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El Nino Southern Oscillation (ENSO) Forecast

Issued: 5/3/2005
Updated as Warranted

See ENSO page for Links and Current Data
ENSO Archives

Neutral Conditions Officially
But MJO and Kelvin Wave Activity Continues

Signals of a weak El Nino persist, though not so strong as to be significant. The continued persistence of these 'under the radar' signals over the past year are taking their toll on the atmosphere, slowly and steadily building momentum. Starting with the winter of 2003/2004 a generally neutral trend was in-place with occasional signals of a developing El Nino. That trend continued through 2004 with the strength and frequency of the El Nino-like periods increasing, enough to pass over the threshold to be considered a minimal but official El Nino by late August. By early 2005, things looked to be settling back down, but then as forecast, a major eruption of the Madden Julian Oscillation (MJO) occurred the first week of February, spawning a 40 day run of a very negative Southern Oscillation Index, the strongest for that time of year since the big El Nino of 97/98. A significant increase in Northern Hemisphere storm activity ensued producing a string of significant class swells and producing a strong eastward moving Kelvin Wave. As the MJO and SOI settled back down, the winter storm season faded. But in mid-April another negative run of the SOI supported by a renewed active phase of the MJO started, and the Northern Hemisphere storm track tried to respond. At this time it appears the upper level circulatory changes typically associated with El Nino are in-place, with a direct link now established between the MJO and the North Pacific storm pattern, something that was not present 6 months earlier. We are currently in the Spring time 'Predictability Barrier', so any particular forecast is uncertain, but the pieces are slowly and steadily falling into place, which is the best scenario for long term storm (and surf) development on west facing Northern Hemisphere shores.

Looking at current seasonally adjusted equatorial Pacific Sea Surface Temperatures (SST), the affects of the low level atmospheric changes are apparent. Consistently warmer than average water temperatures persist over the entire length of the equator, averaging 0.5-0.75° C with a pocket of much warmer water 1-2° C erupting on the far eastern edge of the Pacific off South America. A week earlier a tongue of cooler than normal water was present here, typical of this time of year and driven by strong upwhelling generated by an easterly flow at the surface. But a strong Westerly Wind Burst associated with the February SOI and MJO produced a strong Kelvin wave (4° C above normal) that has been tracking under the surface waters for 2 months, hitting the South American coast late last week (4/30/2005). These warm waters are pushing to the surface and the surface winds are pushing them west, erasing the cold tongue and producing a signature warm tongue typical of El Nino. temperatures will likely fade with cool water returning once all the warm water reaches the surface, but is something to take note of. Elsewhere in the Pacific warmer than normal waters covered much of the Gulf of Alaska, and pockets in the deep South Pacific east of New Zealand to Chile. But neither of these areas were noteworthy, with most attention focusing on the equator. Also it should be noticed that much latent heat energy has built in the tropical Atlantic, with water temperatures 3° C above normal across the length of the Cape Verde storm corridor (from West Africa tracking due west into the Caribbean Sea).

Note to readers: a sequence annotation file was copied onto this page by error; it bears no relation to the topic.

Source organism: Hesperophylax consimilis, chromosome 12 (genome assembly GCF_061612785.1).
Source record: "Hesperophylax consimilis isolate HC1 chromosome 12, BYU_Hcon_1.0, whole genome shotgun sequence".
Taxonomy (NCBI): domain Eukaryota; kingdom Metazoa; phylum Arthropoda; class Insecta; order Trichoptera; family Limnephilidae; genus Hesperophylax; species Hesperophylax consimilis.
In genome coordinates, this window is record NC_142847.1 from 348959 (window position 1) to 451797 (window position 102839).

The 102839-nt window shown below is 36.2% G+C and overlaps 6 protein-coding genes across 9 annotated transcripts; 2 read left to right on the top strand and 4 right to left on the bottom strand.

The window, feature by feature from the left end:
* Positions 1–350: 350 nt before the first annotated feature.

QuikSCAT imagery and wind anomaly analysis indicates that near normal winds were present over the entire length of the equator, blowing from east to west. But this was not the case even a week earlier, where the second Westerly Wind Burst of 2005 was evidenced. That is, the trades reversed themselves in the far Western Equatorial Pacific and were blowing west to east. A departure from the trade wind pattern is noteworthy and typically driven by an active phase of the Madden-Julian Oscillation (more details below). That is, when the MJO is in an active phase, the trades reverse themselves, and when the MJO is not active, trades persist. During La Nina, trades blow much stronger than normal.

Another indicator of El Nino or La Nina is a change in sea surface height. Seas surface height is the height of the oceans surface relative to 'average'. Contrary to the sea surface temperature data, satellite analysis indicates normal if not slightly negative seas surface heights spanning the length of the equator from the dateline east to about 120W, and averaging -3 cm below normal with pockets to -10 cm. This is in contrast to the above normal conditions that persisted in this region during the winter of 2004/2005, averaging 15 cm above normal.